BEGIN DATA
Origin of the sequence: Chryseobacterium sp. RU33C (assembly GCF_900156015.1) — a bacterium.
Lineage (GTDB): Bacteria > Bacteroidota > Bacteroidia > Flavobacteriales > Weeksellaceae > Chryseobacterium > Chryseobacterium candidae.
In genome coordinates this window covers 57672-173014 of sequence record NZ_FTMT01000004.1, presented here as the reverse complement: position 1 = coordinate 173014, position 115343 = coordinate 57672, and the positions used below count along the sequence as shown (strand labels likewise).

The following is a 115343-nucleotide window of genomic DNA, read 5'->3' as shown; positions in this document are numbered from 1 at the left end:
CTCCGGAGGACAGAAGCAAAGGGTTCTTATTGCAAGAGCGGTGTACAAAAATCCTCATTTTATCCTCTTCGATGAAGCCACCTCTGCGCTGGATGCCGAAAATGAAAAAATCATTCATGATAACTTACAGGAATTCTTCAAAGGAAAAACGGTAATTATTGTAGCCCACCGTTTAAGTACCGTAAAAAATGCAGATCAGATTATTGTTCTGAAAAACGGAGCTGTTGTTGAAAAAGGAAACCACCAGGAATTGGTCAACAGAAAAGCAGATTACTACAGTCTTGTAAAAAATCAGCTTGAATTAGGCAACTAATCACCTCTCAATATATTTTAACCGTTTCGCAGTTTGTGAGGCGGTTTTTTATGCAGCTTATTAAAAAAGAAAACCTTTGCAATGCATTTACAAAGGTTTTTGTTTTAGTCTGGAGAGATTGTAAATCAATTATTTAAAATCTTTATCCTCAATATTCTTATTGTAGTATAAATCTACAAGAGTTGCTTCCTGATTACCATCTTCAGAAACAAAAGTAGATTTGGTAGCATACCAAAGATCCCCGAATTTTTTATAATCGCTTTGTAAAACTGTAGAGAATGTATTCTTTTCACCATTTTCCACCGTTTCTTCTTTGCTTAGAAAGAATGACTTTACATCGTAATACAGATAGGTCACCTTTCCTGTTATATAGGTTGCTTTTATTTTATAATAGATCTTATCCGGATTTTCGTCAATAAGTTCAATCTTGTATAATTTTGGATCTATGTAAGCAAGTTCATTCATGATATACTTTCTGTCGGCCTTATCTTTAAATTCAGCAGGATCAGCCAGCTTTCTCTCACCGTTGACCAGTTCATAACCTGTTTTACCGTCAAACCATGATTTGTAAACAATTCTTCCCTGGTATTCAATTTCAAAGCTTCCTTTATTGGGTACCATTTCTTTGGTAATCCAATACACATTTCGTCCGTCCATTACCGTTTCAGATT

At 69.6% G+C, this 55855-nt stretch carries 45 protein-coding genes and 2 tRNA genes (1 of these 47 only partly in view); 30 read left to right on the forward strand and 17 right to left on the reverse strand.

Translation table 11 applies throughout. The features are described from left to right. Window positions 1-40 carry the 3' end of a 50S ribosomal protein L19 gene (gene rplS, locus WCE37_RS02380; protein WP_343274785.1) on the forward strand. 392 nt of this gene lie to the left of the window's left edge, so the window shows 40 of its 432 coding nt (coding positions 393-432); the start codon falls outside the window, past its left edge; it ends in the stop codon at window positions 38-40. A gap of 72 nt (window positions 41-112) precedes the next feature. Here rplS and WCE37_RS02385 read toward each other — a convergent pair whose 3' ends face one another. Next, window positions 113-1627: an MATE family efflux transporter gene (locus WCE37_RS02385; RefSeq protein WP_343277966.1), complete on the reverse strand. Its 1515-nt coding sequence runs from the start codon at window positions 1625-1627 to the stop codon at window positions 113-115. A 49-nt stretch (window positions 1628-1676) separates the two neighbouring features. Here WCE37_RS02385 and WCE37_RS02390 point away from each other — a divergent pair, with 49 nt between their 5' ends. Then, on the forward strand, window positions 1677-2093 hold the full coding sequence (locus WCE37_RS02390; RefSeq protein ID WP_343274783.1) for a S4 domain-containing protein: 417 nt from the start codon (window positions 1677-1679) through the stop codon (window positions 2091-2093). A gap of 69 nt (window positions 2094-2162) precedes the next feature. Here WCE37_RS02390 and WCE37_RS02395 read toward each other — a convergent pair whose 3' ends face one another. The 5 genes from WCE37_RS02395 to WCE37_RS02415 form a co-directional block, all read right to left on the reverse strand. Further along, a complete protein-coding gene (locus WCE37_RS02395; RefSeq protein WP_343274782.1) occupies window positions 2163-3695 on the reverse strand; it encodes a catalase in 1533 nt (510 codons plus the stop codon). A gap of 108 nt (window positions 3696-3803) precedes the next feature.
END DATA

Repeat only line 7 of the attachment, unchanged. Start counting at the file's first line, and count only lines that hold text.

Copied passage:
Translation table 11 applies throughout. The features are described from left to right. Window positions 1-40 carry the 3' end of a 50S ribosomal protein L19 gene (gene rplS, locus WCE37_RS02380; protein WP_343274785.1) on the forward strand. 392 nt of this gene lie to the left of the window's left edge, so the window shows 40 of its 432 coding nt (coding positions 393-432); the start codon falls outside the window, past its left edge; it ends in the stop codon at window positions 38-40. A gap of 72 nt (window positions 41-112) precedes the next feature. Here rplS and WCE37_RS02385 read toward each other — a convergent pair whose 3' ends face one another. Next, window positions 113-1627: an MATE family efflux transporter gene (locus WCE37_RS02385; RefSeq protein WP_343277966.1), complete on the reverse strand. Its 1515-nt coding sequence runs from the start codon at window positions 1625-1627 to the stop codon at window positions 113-115. A 49-nt stretch (window positions 1628-1676) separates the two neighbouring features. Here WCE37_RS02385 and WCE37_RS02390 point away from each other — a divergent pair, with 49 nt between their 5' ends. Then, on the forward strand, window positions 1677-2093 hold the full coding sequence (locus WCE37_RS02390; RefSeq protein ID WP_343274783.1) for a S4 domain-containing protein: 417 nt from the start codon (window positions 1677-1679) through the stop codon (window positions 2091-2093). A gap of 69 nt (window positions 2094-2162) precedes the next feature. Here WCE37_RS02390 and WCE37_RS02395 read toward each other — a convergent pair whose 3' ends face one another. The 5 genes from WCE37_RS02395 to WCE37_RS02415 form a co-directional block, all read right to left on the reverse strand. Further along, a complete protein-coding gene (locus WCE37_RS02395; RefSeq protein WP_343274782.1) occupies window positions 2163-3695 on the reverse strand; it encodes a catalase in 1533 nt (510 codons plus the stop codon). A gap of 108 nt (window positions 3696-3803) precedes the next feature.